The execution of a senior leader of Bangladesh’s largest Islamist party for his involvement in war crimes committed during the 1971 war has sparked mixed reactions in the country.
Supporters of Bangladesh’s war crime trial carried out victory rallies in Dhaka and other cities after the hanging of the third most senior leader of Jamaat-e-Islami (JeI), saying that the Islamist leader deserved the punishment of death for his actions during the war to break away from Pakistan.
“Hanging of war criminal [Mohammad] Kamaruzzaman is indeed justified. Capital punishment is the only way to punish a criminal like him who committed so grave crime against humanity,” said Imran H. Sarker, a leader of Dhaka’s Gonojagoron Mancho or national awakening platform, a group that supports Bangladesh’s war crime tribunal.
Protesting against Saturday’s hanging, Islamist groups called Mohammad Kamaruzzaman a martyr following what they said was a politically motivated trial.
According to the judgment of Bangladesh’s International Crimes Tribunal (ICT), a judicial body set up by the ruling Awami League-led government in 2010 to investigate and prosecute war crimes, on July 25, 1971, Kamaruzzaman led Pakistani soldiers who massacred at least 144 men in a central village of Sohagpur that later became known as “village of widows.”
ICT found Kamaruzzaman guilty on five out of seven counts of torture and mass killing. In May 2013, he was given the death penalty for his role in the killings of unarmed farmers of Sohagpur which was described by the prosecution as one of the war's bloodiest single episodes.
Kamaruzzaman denied all charges and maintained the trial as well as the punishment was politically motivated.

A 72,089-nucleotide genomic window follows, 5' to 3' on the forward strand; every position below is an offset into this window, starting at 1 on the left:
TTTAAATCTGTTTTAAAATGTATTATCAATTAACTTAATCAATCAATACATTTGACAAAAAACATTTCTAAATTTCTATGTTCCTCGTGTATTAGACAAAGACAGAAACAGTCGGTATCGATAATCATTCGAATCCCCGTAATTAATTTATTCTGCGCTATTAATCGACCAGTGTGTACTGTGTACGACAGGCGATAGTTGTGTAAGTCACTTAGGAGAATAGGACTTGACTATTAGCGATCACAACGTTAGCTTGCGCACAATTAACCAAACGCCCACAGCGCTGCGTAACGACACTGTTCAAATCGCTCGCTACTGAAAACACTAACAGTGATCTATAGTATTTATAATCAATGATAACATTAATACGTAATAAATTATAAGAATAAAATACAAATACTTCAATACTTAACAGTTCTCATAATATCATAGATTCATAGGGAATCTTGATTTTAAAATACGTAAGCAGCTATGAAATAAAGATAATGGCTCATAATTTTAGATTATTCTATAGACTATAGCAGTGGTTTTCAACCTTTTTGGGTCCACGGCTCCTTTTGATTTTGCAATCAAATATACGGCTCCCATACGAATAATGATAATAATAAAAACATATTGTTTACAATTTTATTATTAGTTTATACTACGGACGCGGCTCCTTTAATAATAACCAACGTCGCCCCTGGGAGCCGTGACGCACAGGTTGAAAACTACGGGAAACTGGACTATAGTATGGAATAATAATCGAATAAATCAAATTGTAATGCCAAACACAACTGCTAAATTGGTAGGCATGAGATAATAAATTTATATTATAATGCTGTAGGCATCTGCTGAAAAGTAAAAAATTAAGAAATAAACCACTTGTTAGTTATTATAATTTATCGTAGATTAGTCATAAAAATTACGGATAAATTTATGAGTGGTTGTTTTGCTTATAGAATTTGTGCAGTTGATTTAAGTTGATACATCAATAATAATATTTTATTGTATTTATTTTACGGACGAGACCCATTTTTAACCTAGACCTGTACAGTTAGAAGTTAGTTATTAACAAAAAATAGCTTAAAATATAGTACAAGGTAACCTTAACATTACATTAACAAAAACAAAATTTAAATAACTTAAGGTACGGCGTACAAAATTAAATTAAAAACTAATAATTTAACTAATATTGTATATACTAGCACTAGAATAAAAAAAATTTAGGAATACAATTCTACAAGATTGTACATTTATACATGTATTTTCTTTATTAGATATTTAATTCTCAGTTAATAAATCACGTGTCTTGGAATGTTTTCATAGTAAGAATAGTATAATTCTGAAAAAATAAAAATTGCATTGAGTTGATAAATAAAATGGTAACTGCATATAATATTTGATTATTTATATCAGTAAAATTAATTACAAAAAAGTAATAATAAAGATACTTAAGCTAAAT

He lost his final appeal last week when his review petition against the death sentence was dismissed by Bangladesh’s highest court.
The United Nations, European Union and United States had urged Bangladesh government not to carry out the execution. The U.S. State Department released a statement that noted what it called “the judicial rigor applied to this ruling,” but said it could not support proceeding with executions because the tribunal still does not meet international standards.
Kamaruzzaman had refused to petition the president to commute his sentence to life in prison. But Abbas Faiz, Bangladesh researcher at Amnesty International said that should not have been necessary.
“We know that in this case Kamaruzzaman did not file a mercy petition, but that should not have stopped the president from commuting his sentence, for example to life imprisonment.”
Bangladesh hanged the 63-year-old Islamist leader in the Dhaka central jail on Saturday.
Defense lawyers in the case alleged that the tribunal was biased in favor of the ruling Awami League party and that they had not been allowed to present as many witnesses as the prosecution.
JeI is a member of the opposition BNP-led coalition in Bangladesh.
In a statement issued to the news media, JeI leader Makbool Ahmed called the move, “a conspiracy to wipe out Jamaat-e-Islami party, Bangladesh government is in a desperate mission to kill the top leaders of our party."
'Village of Widows' reacts to execution of war criminal
Tureen Afroz, one of the prosecutors, said that ICT was constituted to carry out justice in the cases of the war crimes, and proceeding with the execution was the right course of action.
“Otherwise, it will introduce a culture of injustice in the country and the new generation will not be able to differentiate between justice and injustice or truth and falsehood," she said.
Some witnesses from Sohagpur, where the 144 men were killed in the war, testified in the court that the Islamist leader, who was around 19 years old at the time, led Pakistani troops to the village.
Mohammad Jalaluddin, who escaped the 1971 attack in Sohagpur and was among the witnesses in the ICT in the case, said that the survivors and their families are happy with the execution.
“Kamaruzzaman guided the Pakistani soldiers into our village. Now as he has been hanged, the widows and the children of the martyrs welcome it,” said Jalaluddin.
Hafiza Bibi, 65, a trial witness who lost her husband during the attack on Sohagpur, said she was thankful to Allah for being able to witness the justice delivered in her lifetime.
“They murdered all the men in the village they found. They killed my husband," she said. "They also killed eight of my uncles and cousins. They killed all men in our greater family. My life has been full of miseries since then.”
She said the trial and execution has brought a measure of peace to the village, many years later.